Brinkmanship over US fiscal policy will probably continue until the end of President Obama’s term in January 2017. Not only is this bad for confidence and a reason for business to delay long-term commitments, there remains the threat of ‘political miscalculation’, which would result in investors acting on concern that the US will default on its debt.

Yesterday, Mike Green argued that the US shutdown was putting the Obama Administration's Asia pivot at risk:

President Obama has cut Malaysia and the Philippines from his itinerary for his upcoming Asia trip, but still appears ready to make the APEC and EAS meetings in Indonesia and Brunei. However, with the US government still shut down and the Republican Congress and White House at loggerheads, the entire trip could still be cancelled at the last minute.

How bad would that be for US influence in the region? Pretty bad, is the answer, though the Administration could recover with intense diplomacy in the early part of next year.

Andrew O'Neil argued that, while most of us weren't looking, things got a whole lot more tense on the Korean peninsula this week:

...evidence that South Korea is becoming increasingly nervous about North Korea's evolving strategic capabilities — particularly its nuclear weapons delivery capabilities — underscores the growing risks of a major conflict erupting in Northeast Asia as a result of miscalculation or inadvertent escalation. Comments by President Park Geun-hye that the situation on the peninsula is 'very grave' were accompanied by South Korea's biggest parade of its military strength in decades, including showing off newly acquired Hyeonmu missiles which, in the words of one South Korean official, have the capability of 'striking the office window of the North's command headquarters'.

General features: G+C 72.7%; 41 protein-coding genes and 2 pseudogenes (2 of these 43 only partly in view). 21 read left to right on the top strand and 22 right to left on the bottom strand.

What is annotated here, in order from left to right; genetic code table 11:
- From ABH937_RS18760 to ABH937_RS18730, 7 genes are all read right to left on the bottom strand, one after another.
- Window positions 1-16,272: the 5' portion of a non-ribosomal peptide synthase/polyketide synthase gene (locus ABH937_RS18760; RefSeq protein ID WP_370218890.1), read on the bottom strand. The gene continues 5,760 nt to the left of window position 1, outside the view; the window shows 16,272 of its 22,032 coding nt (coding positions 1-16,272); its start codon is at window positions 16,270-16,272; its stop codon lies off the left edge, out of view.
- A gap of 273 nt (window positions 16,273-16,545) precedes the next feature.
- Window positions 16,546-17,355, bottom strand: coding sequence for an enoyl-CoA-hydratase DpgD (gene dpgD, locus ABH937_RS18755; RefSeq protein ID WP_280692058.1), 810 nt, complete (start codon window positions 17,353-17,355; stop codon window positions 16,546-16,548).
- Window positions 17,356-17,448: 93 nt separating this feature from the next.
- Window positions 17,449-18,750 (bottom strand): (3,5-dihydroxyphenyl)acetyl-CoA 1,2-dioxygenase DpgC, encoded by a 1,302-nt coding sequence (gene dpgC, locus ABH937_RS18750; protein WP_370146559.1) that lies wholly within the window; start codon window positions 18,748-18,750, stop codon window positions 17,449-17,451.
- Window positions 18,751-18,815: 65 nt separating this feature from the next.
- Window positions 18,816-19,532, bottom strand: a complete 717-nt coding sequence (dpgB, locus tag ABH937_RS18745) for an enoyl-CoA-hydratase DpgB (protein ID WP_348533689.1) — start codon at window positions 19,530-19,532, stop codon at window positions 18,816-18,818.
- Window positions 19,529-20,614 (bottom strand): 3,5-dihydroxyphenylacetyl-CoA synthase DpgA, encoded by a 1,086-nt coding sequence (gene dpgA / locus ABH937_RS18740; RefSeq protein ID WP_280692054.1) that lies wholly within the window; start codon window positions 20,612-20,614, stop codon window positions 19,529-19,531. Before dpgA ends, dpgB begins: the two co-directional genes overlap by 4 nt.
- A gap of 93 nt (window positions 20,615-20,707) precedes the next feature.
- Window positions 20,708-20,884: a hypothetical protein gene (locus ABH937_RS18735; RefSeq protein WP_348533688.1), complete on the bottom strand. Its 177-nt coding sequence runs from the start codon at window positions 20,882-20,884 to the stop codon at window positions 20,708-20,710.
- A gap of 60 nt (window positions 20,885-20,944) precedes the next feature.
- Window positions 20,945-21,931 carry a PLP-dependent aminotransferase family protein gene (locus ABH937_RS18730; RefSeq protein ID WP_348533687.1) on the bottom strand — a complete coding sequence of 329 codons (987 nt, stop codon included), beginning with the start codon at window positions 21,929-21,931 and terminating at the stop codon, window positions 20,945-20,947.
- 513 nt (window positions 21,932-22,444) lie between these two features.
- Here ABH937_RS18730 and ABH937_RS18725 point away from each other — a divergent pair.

Australia finished up as UN Security Council president at the end of September. Former BBC Australia correspondent (now BBC New York and UN correspondent) Nick Bryant offered some comment on Security Council activities while Australia was in the top job: